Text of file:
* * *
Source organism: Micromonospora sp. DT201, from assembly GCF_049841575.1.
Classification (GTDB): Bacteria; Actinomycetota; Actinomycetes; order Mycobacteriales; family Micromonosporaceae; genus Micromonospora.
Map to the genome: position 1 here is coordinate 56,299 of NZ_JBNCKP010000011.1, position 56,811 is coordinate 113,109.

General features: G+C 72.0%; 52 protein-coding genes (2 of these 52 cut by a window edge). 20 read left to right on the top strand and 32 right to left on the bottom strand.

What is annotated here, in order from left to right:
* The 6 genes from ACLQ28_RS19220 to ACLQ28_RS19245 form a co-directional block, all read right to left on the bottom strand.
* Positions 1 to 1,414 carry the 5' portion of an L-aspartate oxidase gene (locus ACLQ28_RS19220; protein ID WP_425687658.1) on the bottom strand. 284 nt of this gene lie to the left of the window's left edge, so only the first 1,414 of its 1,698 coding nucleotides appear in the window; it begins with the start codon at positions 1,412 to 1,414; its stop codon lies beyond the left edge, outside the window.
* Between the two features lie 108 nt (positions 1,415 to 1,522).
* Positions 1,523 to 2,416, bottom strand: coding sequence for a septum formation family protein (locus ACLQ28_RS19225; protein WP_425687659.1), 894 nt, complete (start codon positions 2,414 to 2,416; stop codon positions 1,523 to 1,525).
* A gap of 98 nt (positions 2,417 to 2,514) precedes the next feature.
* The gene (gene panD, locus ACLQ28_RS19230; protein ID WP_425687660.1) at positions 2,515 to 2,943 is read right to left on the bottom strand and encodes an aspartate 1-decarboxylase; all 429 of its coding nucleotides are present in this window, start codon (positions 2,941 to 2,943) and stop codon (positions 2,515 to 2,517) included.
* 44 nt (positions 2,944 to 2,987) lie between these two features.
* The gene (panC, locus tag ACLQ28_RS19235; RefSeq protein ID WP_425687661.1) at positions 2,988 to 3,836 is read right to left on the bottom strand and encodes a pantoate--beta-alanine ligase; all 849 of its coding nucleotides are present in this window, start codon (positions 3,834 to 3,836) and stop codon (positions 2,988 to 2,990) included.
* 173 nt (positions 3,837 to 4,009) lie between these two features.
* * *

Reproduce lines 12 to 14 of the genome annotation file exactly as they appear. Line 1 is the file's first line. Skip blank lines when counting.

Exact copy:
* 44 nt (positions 2,944 to 2,987) lie between these two features.
* The gene (panC, locus tag ACLQ28_RS19235; RefSeq protein ID WP_425687661.1) at positions 2,988 to 3,836 is read right to left on the bottom strand and encodes a pantoate--beta-alanine ligase; all 849 of its coding nucleotides are present in this window, start codon (positions 3,834 to 3,836) and stop codon (positions 2,988 to 2,990) included.
* 173 nt (positions 3,837 to 4,009) lie between these two features.